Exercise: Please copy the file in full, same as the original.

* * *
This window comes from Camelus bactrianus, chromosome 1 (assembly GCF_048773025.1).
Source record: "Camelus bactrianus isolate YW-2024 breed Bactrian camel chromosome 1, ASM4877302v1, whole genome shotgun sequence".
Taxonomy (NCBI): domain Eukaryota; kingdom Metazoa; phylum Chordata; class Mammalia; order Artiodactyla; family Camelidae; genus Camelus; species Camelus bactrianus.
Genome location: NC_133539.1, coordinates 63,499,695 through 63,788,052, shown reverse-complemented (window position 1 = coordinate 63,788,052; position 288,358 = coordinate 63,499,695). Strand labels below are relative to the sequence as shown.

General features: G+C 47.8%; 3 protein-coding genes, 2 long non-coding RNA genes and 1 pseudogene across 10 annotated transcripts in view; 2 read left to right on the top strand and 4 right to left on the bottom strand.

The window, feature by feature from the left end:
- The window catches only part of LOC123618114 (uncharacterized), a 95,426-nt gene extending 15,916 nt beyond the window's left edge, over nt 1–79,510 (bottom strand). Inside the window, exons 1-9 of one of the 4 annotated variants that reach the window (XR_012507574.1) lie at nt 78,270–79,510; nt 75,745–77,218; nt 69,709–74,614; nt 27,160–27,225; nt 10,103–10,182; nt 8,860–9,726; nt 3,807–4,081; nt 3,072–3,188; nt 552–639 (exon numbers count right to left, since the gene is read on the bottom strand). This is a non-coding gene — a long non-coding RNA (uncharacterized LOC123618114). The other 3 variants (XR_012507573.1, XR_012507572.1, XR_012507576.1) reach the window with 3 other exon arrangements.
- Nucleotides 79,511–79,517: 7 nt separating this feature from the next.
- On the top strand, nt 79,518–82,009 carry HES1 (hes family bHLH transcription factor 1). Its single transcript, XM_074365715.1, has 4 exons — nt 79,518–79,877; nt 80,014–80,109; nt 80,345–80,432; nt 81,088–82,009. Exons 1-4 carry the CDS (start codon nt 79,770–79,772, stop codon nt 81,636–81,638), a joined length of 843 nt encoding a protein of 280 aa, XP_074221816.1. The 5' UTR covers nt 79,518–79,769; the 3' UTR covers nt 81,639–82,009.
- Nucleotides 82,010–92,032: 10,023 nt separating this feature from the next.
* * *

This window comes from Camelus bactrianus, chromosome 1 (assembly GCF_048773025.1).
Source record: "Camelus bactrianus isolate YW-2024 breed Bactrian camel chromosome 1, ASM4877302v1, whole genome shotgun sequence".
Taxonomy (NCBI): domain Eukaryota; kingdom Metazoa; phylum Chordata; class Mammalia; order Artiodactyla; family Camelidae; genus Camelus; species Camelus bactrianus.
Genome location: NC_133539.1, coordinates 63,499,695 through 63,788,052, shown reverse-complemented (window position 1 = coordinate 63,788,052; position 288,358 = coordinate 63,499,695). Strand labels below are relative to the sequence as shown.

General features: G+C 47.8%; 3 protein-coding genes, 2 long non-coding RNA genes and 1 pseudogene across 10 annotated transcripts in view; 2 read left to right on the top strand and 4 right to left on the bottom strand.

The window, feature by feature from the left end:
- The window catches only part of LOC123618114 (uncharacterized), a 95,426-nt gene extending 15,916 nt beyond the window's left edge, over nt 1–79,510 (bottom strand). Inside the window, exons 1-9 of one of the 4 annotated variants that reach the window (XR_012507574.1) lie at nt 78,270–79,510; nt 75,745–77,218; nt 69,709–74,614; nt 27,160–27,225; nt 10,103–10,182; nt 8,860–9,726; nt 3,807–4,081; nt 3,072–3,188; nt 552–639 (exon numbers count right to left, since the gene is read on the bottom strand). This is a non-coding gene — a long non-coding RNA (uncharacterized LOC123618114). The other 3 variants (XR_012507573.1, XR_012507572.1, XR_012507576.1) reach the window with 3 other exon arrangements.
- Nucleotides 79,511–79,517: 7 nt separating this feature from the next.
- On the top strand, nt 79,518–82,009 carry HES1 (hes family bHLH transcription factor 1). Its single transcript, XM_074365715.1, has 4 exons — nt 79,518–79,877; nt 80,014–80,109; nt 80,345–80,432; nt 81,088–82,009. Exons 1-4 carry the CDS (start codon nt 79,770–79,772, stop codon nt 81,636–81,638), a joined length of 843 nt encoding a protein of 280 aa, XP_074221816.1. The 5' UTR covers nt 79,518–79,769; the 3' UTR covers nt 81,639–82,009.
- Nucleotides 82,010–92,032: 10,023 nt separating this feature from the next.